Clyde Burnett, Peak to Peak. Temperature is the measure of the heat energy in the environment. The average global temperature increase towards the arbitrary 2oC limit has been the focus of publicity at the Paris conference.
However, 90% of the increased energy is stored in the oceans which make up 70% of the Earth’s surface. Sea levels and coral reef habitats are affected. Large amounts of the energy imbalance have gone into melting the ice of glaciers. (Ice does not change temperature as it absorbs the 79 calories/gm as it melts.) Sea levels are affected and the meltwater for agriculture suffers long-term changes.
Still, with high global surface temperatures, corn does not pollinate and humans collapse.
Question: So how should we decide about the degree of danger from present climate change?
Answer: Our planet’s complex response to global warming is observable in our weather, and the long-term record of weather constitutes our climate. It is the human-caused energy imbalance of the Earth that is responsible for climate change. Our need for adaptation to the increasingly frequent episodes of extreme weather and its costs has brought global attention and concern for economic and government policies. The uncertainties in the incidences of extreme weather cause difficulties in a consistent approach to corrections. The recent East Coast Snowstorm got our attention. NYC Mayor de Blasio made these statements in his interview on PBS: “I think we are in the age of extreme weather, whether we like it or not. This is obviously the result of global warming”. Regarding our adaptation: “You cannot do business as usual, (you must) change your plans, change your habits”. Here is a reminder that those universal laws leading to the energy imbalance are grinding away in an irresistible fashion.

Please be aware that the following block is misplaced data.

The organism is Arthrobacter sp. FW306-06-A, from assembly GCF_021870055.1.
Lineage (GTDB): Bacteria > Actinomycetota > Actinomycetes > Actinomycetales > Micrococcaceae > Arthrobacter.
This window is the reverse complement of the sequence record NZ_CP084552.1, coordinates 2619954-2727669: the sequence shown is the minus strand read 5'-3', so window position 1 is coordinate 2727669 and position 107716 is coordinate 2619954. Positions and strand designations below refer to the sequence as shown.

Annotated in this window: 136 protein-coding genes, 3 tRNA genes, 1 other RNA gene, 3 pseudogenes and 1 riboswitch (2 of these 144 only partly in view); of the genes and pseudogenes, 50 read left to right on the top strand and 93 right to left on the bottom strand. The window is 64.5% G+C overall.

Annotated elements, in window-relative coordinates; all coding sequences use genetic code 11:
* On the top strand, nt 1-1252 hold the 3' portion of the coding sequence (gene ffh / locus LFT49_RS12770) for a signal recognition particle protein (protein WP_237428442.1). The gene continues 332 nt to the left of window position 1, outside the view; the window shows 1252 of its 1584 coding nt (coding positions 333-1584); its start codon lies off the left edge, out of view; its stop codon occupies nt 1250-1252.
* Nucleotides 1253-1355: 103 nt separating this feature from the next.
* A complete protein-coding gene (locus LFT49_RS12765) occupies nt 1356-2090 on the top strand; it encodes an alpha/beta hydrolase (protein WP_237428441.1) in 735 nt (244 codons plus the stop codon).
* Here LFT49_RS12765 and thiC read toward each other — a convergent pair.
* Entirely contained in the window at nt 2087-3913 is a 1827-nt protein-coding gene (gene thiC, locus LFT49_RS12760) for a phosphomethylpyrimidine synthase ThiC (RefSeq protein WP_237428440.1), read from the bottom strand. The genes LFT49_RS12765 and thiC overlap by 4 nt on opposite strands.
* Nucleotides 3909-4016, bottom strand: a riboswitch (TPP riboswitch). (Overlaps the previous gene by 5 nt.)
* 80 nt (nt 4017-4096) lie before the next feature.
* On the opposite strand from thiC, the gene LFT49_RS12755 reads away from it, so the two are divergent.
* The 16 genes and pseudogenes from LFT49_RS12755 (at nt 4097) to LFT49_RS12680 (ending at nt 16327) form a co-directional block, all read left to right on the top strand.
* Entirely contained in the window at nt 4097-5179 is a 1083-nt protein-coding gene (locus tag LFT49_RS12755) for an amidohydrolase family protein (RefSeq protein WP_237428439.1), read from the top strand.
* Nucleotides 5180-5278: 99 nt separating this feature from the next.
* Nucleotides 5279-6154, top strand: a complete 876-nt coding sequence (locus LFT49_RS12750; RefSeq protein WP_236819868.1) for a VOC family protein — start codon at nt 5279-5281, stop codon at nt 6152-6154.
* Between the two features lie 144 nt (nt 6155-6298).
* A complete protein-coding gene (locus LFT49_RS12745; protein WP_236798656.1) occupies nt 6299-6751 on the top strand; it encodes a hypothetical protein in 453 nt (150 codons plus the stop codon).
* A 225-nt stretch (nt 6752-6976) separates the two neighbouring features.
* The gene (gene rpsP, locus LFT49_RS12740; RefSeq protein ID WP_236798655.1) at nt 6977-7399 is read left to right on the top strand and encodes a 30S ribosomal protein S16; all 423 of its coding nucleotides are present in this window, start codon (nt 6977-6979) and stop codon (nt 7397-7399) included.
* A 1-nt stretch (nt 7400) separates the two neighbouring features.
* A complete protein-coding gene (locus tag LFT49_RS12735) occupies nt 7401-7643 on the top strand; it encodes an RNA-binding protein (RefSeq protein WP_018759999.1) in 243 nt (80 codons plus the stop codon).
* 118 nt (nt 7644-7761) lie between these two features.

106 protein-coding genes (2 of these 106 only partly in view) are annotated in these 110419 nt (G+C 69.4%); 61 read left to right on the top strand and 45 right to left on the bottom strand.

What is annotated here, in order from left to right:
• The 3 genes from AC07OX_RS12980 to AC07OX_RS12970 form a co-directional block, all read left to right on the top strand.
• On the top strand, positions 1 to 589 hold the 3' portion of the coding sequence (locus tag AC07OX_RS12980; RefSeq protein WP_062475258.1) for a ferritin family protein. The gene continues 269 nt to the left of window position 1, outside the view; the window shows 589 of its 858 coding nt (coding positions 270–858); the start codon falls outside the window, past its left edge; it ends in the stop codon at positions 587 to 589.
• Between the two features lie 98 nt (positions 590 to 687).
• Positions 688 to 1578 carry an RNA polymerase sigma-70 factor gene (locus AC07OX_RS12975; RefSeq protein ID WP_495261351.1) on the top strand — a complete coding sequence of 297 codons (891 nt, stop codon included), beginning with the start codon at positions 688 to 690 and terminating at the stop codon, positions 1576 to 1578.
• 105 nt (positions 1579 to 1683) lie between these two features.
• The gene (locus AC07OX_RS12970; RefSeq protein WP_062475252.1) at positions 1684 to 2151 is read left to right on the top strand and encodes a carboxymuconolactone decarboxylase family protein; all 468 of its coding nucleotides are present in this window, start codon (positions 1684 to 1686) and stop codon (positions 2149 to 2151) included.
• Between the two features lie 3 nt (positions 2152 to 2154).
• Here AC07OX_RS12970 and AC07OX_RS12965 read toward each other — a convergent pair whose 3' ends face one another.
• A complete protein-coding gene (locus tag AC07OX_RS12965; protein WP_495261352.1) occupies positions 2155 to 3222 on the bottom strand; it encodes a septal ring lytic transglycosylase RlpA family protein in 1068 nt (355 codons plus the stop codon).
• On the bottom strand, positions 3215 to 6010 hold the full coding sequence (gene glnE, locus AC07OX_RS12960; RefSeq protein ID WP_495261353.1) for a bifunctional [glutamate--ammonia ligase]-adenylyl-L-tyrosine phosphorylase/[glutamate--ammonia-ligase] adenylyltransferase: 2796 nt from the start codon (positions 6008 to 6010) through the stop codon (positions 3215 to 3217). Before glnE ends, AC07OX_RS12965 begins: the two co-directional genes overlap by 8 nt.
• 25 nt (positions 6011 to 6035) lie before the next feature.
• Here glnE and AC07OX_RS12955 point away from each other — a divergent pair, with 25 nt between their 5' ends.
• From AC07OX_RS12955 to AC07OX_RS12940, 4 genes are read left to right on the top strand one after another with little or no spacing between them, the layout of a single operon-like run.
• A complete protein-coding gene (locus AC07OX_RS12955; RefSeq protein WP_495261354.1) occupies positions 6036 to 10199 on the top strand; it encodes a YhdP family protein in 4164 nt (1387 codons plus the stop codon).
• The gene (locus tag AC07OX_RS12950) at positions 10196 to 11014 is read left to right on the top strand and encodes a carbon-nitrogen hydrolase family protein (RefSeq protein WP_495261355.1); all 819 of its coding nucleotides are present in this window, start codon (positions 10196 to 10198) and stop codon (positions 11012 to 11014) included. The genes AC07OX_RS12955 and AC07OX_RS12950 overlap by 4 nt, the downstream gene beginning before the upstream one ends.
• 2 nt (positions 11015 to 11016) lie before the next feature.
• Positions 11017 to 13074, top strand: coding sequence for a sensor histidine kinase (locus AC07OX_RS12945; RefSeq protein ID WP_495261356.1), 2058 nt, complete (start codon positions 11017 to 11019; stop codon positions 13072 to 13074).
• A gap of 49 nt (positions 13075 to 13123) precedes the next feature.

We continue to be worried about the amount of energy that might be released by a rogue country with a thermonuclear bomb. That of course would be a sudden destructive catastrophe, but the enhanced greenhouse trapping is a global distribution of energy. It is continuous and it is increasing. There is no question of an Earth response. It will happen in your back yard sometime. Pay attention!
Question: Do we need governmental control of scientific research?
Answer: The mechanism of the greenhouse effect is a universal law of science, not to be amended or vetoed by politicians, although some of the constructs of politics and economics need to be reexamined and modified. Greenhouse emissions are largely under public control, through the electoral process. Our generation of industrial, residential, and transportation energy can and must be shifted from fossil fuel to renewable sources like solar and wind. Politicians and economics must transfer our subsidies from fossil fuel to the CO2-free renewables.
Question: Should government decide what our children are taught about climate science?
Answer: It is the scientists and their organizations who have identified the details of the greenhouse effect and heat trapping of increased CO2 emissions from burning fossil fuels, which control the large water vapor aspect of global warming. This energy imbalance then leads to the planet’s response of glacier melt, sea level rise, and finally global temperature increase. It is this body of knowledge that is offered to the legislatures, the boards of education, and the regulatory agencies. These are the universal laws of Nature, not constructs of politicians or religious leaders.